It was the summer before his first year at Carnegie Mellon and Jeffrey Grossman (CS’11) was spending much of his time honing his computer programming skills or catching the latest movie. With the launch of the iPhone, he spotted a perfect platform to combine both pastimes.
The next summer the App Store debuted, featuring Grossman’s newly created “Movies” application — an easy way to get local movie locations, times and much more right on your iPhone or iPod Touch. It was one of only 500 apps accepted by Apple — and an instant hit.
“You can’t decide it’s too hard before you’ve even tried. You just have to try it,” said Grossman, encouraging other students to try their hand at new opportunities.
For Grossman, taking a chance paid off almost immediately. Flixster, a new and growing movie-based social networking site, quickly contacted him and purchased the app. It was the first acquisition of its kind, an acquisition that other developers across the globe have sought to mirror.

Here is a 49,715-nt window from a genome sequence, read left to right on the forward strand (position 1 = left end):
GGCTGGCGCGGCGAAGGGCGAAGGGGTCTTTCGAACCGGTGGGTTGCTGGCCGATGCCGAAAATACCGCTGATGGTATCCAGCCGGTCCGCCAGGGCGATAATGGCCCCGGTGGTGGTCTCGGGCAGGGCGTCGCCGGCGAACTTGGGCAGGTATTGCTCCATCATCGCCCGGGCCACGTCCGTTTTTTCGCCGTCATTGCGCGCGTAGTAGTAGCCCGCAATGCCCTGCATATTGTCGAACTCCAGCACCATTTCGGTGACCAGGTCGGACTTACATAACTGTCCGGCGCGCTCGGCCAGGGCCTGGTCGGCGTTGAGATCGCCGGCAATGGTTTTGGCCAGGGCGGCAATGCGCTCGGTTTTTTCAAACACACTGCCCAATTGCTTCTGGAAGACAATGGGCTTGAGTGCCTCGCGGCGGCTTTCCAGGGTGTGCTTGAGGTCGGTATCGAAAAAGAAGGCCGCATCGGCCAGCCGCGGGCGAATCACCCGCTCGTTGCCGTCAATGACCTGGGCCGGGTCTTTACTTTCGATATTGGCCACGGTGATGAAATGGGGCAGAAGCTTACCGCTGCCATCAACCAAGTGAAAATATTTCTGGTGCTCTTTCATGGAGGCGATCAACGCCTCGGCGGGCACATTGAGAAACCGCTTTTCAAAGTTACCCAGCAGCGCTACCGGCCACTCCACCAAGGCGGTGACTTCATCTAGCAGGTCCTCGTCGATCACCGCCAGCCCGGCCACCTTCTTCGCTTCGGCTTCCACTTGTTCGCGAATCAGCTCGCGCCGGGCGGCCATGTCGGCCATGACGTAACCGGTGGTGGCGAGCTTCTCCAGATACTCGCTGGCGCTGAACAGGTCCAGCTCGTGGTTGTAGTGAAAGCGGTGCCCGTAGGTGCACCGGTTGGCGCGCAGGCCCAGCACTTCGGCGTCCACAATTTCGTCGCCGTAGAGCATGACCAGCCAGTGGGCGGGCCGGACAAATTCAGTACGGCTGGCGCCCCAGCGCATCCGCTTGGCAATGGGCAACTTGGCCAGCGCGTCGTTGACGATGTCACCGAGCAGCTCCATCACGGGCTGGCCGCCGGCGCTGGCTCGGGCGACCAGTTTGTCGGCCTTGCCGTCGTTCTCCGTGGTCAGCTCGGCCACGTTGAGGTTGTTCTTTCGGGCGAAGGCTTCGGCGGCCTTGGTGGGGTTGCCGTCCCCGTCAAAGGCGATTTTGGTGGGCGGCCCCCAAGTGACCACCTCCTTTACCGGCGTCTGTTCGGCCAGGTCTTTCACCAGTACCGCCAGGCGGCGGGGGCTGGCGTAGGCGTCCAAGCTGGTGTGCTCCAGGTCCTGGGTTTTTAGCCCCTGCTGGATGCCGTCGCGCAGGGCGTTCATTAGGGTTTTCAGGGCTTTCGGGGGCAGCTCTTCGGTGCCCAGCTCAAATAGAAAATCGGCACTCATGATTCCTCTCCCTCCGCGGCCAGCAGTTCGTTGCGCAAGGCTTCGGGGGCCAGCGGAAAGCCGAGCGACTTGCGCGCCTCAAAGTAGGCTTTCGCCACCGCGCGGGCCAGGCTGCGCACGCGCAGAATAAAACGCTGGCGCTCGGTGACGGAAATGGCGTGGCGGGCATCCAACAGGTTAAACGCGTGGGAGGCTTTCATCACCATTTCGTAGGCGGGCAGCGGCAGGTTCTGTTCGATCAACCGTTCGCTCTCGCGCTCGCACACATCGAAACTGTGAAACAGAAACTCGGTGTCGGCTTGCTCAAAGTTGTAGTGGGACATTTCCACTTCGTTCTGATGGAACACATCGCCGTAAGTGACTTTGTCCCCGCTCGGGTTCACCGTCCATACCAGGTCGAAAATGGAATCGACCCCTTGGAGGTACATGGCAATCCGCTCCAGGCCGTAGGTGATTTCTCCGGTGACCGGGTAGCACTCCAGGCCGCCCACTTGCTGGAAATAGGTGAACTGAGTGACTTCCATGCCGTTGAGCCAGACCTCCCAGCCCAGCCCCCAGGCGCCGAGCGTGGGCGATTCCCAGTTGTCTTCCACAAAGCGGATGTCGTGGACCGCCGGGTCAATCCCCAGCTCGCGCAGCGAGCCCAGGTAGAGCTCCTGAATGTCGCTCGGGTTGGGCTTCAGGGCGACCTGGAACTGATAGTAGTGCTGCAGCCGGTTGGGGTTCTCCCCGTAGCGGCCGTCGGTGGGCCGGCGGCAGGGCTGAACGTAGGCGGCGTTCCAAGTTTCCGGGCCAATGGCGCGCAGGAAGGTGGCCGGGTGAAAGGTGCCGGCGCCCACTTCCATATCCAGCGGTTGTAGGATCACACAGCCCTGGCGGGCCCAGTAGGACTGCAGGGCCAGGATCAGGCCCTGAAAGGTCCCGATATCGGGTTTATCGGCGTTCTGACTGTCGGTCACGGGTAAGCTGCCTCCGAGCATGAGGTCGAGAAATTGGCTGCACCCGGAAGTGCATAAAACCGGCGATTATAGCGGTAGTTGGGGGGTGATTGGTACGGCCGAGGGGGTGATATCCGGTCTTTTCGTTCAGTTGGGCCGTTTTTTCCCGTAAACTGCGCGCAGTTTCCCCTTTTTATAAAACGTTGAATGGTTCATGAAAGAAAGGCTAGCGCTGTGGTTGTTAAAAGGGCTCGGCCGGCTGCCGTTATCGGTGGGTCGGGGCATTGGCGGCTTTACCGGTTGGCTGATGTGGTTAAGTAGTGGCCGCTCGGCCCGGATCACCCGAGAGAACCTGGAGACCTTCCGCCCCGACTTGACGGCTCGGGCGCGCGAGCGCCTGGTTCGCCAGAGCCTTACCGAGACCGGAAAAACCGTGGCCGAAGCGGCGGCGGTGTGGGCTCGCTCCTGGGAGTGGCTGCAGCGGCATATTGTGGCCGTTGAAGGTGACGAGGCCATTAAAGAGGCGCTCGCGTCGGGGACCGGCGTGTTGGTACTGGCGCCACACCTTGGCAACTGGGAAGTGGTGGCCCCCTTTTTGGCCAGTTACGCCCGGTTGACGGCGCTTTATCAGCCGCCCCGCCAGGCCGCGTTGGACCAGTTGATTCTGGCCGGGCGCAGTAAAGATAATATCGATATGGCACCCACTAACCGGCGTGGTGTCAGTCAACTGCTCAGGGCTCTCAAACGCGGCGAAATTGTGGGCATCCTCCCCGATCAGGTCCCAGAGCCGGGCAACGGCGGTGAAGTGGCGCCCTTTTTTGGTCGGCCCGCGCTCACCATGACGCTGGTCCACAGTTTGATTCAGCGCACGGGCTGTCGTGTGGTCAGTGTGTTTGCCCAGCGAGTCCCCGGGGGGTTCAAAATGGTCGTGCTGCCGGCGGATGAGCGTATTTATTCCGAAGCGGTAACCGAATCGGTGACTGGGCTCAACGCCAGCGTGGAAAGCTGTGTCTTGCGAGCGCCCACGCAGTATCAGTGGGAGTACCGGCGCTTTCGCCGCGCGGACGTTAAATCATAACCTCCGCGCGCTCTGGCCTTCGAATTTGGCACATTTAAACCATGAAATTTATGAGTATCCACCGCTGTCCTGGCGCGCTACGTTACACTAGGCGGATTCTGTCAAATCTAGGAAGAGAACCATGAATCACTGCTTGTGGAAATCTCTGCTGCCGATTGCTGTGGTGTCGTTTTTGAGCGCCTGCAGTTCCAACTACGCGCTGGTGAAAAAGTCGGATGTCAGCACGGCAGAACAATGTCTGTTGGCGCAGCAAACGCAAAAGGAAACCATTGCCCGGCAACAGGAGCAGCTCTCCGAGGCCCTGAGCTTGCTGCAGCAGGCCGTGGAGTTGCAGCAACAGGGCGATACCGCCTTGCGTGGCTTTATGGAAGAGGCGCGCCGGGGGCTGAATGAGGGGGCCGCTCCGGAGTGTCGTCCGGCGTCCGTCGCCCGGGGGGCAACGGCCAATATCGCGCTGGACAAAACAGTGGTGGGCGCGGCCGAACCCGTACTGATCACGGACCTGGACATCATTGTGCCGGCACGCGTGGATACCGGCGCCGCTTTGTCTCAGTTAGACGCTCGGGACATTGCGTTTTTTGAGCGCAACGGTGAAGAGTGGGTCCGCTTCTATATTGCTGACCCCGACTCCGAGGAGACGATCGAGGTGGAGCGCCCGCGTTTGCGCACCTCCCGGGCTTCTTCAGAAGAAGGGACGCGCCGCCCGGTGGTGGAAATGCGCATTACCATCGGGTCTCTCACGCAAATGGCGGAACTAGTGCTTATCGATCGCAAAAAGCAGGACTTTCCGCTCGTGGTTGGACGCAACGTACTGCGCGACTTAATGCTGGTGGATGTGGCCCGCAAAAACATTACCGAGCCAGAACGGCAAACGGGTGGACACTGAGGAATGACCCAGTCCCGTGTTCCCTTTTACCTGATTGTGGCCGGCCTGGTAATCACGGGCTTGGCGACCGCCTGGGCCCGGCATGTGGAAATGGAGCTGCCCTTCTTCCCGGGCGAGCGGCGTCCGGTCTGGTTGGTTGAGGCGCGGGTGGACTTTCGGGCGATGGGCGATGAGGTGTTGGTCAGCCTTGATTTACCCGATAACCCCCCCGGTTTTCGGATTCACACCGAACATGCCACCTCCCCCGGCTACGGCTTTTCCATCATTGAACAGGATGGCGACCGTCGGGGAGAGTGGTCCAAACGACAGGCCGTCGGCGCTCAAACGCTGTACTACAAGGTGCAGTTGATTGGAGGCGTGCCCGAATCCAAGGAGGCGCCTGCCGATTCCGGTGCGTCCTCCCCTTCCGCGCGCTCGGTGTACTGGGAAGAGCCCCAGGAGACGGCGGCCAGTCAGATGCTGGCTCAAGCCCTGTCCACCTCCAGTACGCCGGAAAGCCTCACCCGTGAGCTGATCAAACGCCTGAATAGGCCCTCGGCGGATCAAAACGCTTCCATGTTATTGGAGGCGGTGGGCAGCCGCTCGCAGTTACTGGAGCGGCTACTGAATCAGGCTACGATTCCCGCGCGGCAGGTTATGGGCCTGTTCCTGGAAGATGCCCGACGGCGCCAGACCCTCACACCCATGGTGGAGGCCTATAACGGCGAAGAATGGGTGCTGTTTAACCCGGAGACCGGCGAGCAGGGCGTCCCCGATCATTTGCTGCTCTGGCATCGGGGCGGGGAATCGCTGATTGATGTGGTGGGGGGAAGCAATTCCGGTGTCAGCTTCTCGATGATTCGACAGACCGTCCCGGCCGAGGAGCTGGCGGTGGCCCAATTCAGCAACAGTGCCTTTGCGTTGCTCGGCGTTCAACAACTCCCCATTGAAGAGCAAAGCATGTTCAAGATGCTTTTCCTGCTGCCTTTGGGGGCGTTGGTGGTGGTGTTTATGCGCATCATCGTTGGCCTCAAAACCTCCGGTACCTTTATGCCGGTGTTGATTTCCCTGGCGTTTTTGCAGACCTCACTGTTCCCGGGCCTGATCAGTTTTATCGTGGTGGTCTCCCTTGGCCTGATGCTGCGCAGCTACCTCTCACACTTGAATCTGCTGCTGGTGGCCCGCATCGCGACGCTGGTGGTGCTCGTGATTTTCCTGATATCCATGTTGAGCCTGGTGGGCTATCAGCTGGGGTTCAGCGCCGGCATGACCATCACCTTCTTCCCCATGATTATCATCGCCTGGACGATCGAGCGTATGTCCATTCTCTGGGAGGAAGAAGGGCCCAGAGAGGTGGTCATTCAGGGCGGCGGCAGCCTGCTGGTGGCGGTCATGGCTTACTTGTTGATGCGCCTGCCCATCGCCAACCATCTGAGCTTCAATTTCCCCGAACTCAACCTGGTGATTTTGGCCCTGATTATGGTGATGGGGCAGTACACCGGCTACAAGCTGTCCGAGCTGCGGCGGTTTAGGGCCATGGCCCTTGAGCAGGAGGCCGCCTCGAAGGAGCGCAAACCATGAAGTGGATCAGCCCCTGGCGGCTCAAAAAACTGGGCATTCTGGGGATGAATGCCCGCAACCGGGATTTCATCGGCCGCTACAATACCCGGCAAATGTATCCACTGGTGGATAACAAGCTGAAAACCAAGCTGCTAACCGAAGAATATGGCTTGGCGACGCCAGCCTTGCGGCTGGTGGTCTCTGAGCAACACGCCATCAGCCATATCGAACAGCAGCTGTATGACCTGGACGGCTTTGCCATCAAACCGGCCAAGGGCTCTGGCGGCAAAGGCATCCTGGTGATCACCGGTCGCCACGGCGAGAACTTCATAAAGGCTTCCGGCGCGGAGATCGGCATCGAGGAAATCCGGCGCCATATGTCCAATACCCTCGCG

It also led Grossman to a contract with Flixster, continuing to enhance the app with additional features like online ticket purchasing and links to nearby restaurants. The app has been downloaded more than 6 million times.
Grossman’s computer skills came early in life; he began programming in middle school on a Palm Pilot his dad gave him. By the time he entered high school, he’d already started a small software company. He went on to win a McKelvey Entrepreneurial Scholarship toward college and chose Carnegie Mellon for its preeminent School of Computer Science.
“Everyone is definitely very encouraging for anything that you want to do,” he said, commenting on his school experience thus far.
Having just returned from a full-time gig at Flixster’s San Francisco base this summer, Grossman is working on updating another app he developed in the early days of the App Store called “Currency.” Not surprisingly, it’s the top currency converter with more than 1.6 million downloads so far.